WMA Celebrates 50th Anniversary of Helsinki Declaration

(11.11.2014) Celebrations to mark the 50th anniversary of the Declaration of Helsinki on biomedical research were held by the World Medical Association in Helsinki today (Tuesday).

A seminar, attended by WMA leaders and addressed by the President of Finland, His Excellency Sauli Niinistö, heard speakers commend the achievements of the Declaration, which resulted from the unethical research carried out by physicians during the Second World War.

The WMA President Dr. Xavier Deau presented the latest version of the Declaration of Helsinki to President Niinistö marking the 50 years since the first edition was presented to the His Excellency Urho Kekkonen, the President of Finland in 1964.

At today’s seminar speakers from around the world emphasised the living nature of the Declaration and the fact that millions of people have benefited from research carried out under its guidelines. They also emphasised its relevance today, with the issue of the Ebola outbreak and the use of unproven interventions.

Dr. Ames Dhai, President of the South African Medical Association said that because no cure or vaccine existed for Ebola, the World Health Organisation had said it was ethical to offer unproven interventions with unknown efficacy and adverse effects as potential treatment or prevention. The ethical criteria to guide the provision of such interventions should include transparency regarding all aspects of care, ensuring freedom of choice and informed consent, respecting confidentiality, human dignity and involving the community, and this was in line with the Declaration of Helsinki.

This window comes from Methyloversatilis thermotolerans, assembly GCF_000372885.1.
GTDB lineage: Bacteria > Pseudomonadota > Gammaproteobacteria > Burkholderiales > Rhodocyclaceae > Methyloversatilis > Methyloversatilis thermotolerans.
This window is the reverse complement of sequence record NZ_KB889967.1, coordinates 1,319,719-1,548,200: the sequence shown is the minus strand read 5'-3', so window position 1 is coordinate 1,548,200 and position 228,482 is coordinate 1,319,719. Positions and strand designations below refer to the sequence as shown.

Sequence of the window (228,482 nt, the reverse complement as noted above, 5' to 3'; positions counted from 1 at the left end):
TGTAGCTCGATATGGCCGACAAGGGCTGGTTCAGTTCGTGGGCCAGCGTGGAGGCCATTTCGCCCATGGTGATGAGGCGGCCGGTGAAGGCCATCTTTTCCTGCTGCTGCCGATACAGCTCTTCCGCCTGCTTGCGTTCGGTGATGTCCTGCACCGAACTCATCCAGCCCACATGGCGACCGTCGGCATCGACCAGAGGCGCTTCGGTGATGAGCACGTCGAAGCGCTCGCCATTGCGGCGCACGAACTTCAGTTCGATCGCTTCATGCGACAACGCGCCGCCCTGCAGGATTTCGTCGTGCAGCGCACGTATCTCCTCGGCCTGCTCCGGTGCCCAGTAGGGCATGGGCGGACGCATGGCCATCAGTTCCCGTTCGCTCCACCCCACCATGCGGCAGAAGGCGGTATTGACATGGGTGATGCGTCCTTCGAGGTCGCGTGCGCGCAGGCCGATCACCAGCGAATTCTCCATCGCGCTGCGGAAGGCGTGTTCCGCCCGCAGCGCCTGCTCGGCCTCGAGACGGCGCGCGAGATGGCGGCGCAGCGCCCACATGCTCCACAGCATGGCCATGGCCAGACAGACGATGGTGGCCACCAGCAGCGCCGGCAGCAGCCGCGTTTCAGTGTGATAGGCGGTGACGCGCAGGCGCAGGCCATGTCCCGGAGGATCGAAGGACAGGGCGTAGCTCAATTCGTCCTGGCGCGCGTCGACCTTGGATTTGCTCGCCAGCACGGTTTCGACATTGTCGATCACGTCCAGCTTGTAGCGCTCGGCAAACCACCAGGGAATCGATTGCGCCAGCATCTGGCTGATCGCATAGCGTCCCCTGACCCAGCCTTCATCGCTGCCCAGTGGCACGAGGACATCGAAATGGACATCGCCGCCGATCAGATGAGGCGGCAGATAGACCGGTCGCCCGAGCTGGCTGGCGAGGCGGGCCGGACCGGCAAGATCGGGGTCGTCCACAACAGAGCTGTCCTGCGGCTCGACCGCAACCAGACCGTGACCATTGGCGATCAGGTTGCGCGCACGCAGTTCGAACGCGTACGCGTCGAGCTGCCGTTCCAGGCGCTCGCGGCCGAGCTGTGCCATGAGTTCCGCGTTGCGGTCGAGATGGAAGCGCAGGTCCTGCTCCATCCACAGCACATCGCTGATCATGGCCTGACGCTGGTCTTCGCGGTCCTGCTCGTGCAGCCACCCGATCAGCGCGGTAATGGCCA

She said the moral authority of Declaration was intricately linked with respecting the human dignity of participants in research and this was both implicit and pervasive in the Declaration and translated into safeguards for vulnerable participants.

Prof. Dr. Lasse Lehtonen, Administrative Chief Physician at Helsinki University Central Hospital, said the Declaration had been the basis of research ethics in medicine for the past 50 years and its recommendations had become an integral part of binding European regulations.

Dr. Xavier Deau noted that the changes to the Declaration of Helsinki over the last 50 years reflected emerging medical innovation and trends and the guidance provided to medical research internationally.

‘This is a living document and will change further as we address the latest challenges in medical research and practice including genomics, health databases and bio-banks’, he said.